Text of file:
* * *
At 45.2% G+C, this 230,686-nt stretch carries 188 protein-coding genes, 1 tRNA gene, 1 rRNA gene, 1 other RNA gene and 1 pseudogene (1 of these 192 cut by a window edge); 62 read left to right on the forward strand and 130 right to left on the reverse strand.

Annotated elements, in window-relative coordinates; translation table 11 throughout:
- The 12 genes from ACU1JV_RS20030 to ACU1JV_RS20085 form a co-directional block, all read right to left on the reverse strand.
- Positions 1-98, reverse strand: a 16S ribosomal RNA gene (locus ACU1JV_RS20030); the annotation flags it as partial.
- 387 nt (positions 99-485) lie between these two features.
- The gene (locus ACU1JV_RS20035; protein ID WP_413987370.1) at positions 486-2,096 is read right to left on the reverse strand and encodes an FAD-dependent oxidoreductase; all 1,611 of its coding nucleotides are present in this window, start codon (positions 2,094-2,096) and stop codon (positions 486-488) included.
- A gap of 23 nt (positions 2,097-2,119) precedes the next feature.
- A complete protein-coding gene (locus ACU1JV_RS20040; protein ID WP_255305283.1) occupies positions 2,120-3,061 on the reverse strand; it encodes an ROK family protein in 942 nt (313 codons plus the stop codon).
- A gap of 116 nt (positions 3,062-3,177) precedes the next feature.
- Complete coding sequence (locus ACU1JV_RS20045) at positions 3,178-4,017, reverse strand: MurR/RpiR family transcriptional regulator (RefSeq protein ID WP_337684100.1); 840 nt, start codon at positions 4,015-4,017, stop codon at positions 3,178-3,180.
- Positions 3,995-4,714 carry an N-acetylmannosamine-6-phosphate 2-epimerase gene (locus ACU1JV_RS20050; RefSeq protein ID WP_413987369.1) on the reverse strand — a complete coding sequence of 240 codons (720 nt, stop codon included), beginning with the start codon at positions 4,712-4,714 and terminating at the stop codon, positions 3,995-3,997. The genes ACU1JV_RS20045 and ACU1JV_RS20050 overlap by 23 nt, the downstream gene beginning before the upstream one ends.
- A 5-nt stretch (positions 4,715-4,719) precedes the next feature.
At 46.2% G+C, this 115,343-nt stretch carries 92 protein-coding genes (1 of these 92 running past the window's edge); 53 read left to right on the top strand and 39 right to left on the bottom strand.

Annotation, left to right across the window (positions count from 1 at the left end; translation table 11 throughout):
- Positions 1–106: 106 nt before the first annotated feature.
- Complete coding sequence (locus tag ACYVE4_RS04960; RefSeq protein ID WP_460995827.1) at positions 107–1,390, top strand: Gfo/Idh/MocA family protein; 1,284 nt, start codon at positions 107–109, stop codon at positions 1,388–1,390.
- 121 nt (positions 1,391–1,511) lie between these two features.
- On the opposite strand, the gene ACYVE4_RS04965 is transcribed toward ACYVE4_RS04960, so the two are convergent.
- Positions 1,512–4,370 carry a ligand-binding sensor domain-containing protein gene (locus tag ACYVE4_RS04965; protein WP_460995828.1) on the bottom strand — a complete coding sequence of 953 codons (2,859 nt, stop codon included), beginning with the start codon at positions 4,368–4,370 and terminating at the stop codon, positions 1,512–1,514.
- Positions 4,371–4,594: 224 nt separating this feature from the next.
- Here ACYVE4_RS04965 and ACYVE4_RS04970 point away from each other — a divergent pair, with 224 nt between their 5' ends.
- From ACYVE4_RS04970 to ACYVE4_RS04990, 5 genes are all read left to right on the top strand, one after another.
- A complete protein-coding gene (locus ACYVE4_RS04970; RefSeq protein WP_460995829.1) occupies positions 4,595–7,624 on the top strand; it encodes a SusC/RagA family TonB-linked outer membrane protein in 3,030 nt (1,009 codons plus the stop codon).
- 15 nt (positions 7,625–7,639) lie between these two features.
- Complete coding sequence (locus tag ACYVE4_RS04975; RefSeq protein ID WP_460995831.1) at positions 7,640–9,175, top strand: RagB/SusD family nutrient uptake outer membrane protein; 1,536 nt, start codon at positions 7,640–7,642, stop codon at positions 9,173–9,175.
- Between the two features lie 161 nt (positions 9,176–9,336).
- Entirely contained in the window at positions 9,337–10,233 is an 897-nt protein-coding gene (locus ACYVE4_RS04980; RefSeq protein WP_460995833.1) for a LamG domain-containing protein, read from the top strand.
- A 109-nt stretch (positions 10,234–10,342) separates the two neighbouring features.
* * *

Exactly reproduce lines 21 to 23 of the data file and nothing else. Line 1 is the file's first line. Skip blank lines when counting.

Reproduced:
- Here ACYVE4_RS04965 and ACYVE4_RS04970 point away from each other — a divergent pair, with 224 nt between their 5' ends.
- From ACYVE4_RS04970 to ACYVE4_RS04990, 5 genes are all read left to right on the top strand, one after another.
- A complete protein-coding gene (locus ACYVE4_RS04970; RefSeq protein WP_460995829.1) occupies positions 4,595–7,624 on the top strand; it encodes a SusC/RagA family TonB-linked outer membrane protein in 3,030 nt (1,009 codons plus the stop codon).